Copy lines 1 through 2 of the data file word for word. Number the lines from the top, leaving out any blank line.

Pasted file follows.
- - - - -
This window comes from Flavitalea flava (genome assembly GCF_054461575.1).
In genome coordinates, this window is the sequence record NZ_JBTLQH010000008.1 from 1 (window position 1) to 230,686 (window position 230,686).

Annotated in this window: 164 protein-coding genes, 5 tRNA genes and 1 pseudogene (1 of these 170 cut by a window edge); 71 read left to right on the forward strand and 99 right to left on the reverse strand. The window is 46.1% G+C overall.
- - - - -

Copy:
This window comes from Flavitalea flava (genome assembly GCF_054461575.1).
In genome coordinates, this window is the sequence record NZ_JBTLQH010000008.1 from 1 (window position 1) to 230,686 (window position 230,686).